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A Brain Training Software to Reduce the Risk of Dementia

A Brain Training Software to Reduce the Risk of Dementia
BrainHQ offers brain training exercises that anyone can do on their computer to help rewire the brain by improving the speed and accuracy of information processing. (Credit: BrainHQ)

Neuroscientist Dr. Henry Mahnck is an expert in brain plasticity and the CEO of Posit Science, the company behind BrainHQ, a brain training software to improve cognitive performance and reduce the risk of dementia. He is also involved in a new brain health program, aiming to lower dementia risk in the US by combining physical exercise, diet and possible lifestyle changes with brain training.

MedicalExpo e-magazine: What is brain plasticity?

Dr. Henry Mahnck: The ability for the brain to change—to constantly rewire and rebuild itself through learning, experience and practice. What we have been doing with BrainHQ at Posit Science is to build scientifically based, clinically proven, brain training exercises that anyone can do on their computer or phone. The aim is to help rewire the brain by improving the speed and accuracy of information processing, helping people to think faster, focus better and remember more.

Give it a try!

MedicalExpo e-magazine: How do the exercises work?

Dr. Henry Mahnck: We know as we get older that the brain gets “noisier” on the inside. Almost like there is a bit of static because the radio has gone off the channel—and when you have that noise, it is harder to pay attention and remember. By making the information processing in your brain faster and more accurate, the exercises help get this noise out of your brain. 

MedicalExpo e-magazine: Can you give us an example?

Dr. Henry Mahnck: We have an auditory speed of processing exercise that presents two whistle sounds. If they are slow and loud, everyone can hear them both, but, as we get older, and our brains get noisier, when the sounds are faster and closer together it can become hard to hear them separately.

This exercise presents the two sounds, and you have to identify them. If you get it right, they get faster and closer together until you get it wrong, and then it gets easier again. If you do that exercise for a couple of minutes a day, a couple of times a week, for a couple of months, the auditory systems in your brain get much faster.

This is important because speech is composed of very fast sounds. For someone to process what someone else says and remember it tomorrow their brain needs to be able to keep track of all the different, incredibly fast sounds.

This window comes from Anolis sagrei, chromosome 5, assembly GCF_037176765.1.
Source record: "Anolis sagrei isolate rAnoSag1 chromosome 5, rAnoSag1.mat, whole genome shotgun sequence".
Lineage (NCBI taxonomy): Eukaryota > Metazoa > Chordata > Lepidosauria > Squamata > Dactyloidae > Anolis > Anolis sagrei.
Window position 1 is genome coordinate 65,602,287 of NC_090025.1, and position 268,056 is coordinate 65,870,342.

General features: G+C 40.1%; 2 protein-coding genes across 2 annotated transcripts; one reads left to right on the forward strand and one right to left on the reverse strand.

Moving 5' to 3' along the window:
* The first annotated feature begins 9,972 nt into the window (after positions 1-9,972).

MedicalExpo e-magazine: What is the new brain health program?

Dr. Henry Mahnck: We have learned so much over the past 20 years about how to change our lives to improve our brain health. The science has come together and shows that around one-third to 40% of dementia cases are preventable due to modifiable risk factors.

We know people who exercise less, eat unhealthily, sleep poorly and smoke are more likely to get dementia. So the idea was to build a community-based brain health program to teach people in a class how to address these areas, while also doing brain training. The National Institute of Health will fund the program. 

MedicalExpo e-magazine: Which physical exercises could help prevent dementia?

Dr. Henry Mahnck: The biggest difference is between not exercising at all and doing some exercise. People should find something they like and stick with it, but there is good evidence for aerobic exercise, like walking, running and swimming, as well as for strength training.

MedicalExpo e-magazine: Which foods are brain healthy?

Dr. Henry Mahnck: The dietary advice comes primarily from work done at Rush University on the MIND Diet. This is a modification of Mediterranean diet, which is associated with better heart health.

What is good for the heart is good for the brain. Lowering blood pressure and risk of stroke is also good for brain. Then, in addition to that, the science shows leafy green vegetables and berries are the best kind of fruit and vegetable. 

MedicalExpo e-magazine: What other lifestyle changes will you be encouraged in the program?

Dr. Henry Mahnck: It is clear smoking increases risk of dementia and good sleep improves brain health, as does social contact. With alcohol, if you people don’t drink, we say don’t start. If you do drink, then one drink per day is fine but don’t save them up and have them all together! 

MedicalExpo e-magazine: When should we start considering our brain health?

Dr. Henry Mahnck: The sooner the better. We should think about our brain health the same way we think of our physical health. But no matter what your history has been, the important thing is to know that you can change your brain health trajectory right now by leading a more brain healthy lifestyle.

No-one is going to eat perfectly and exercise or train their brains every day, but that is fine. We want people to start making small changes now that will pay off in the long term.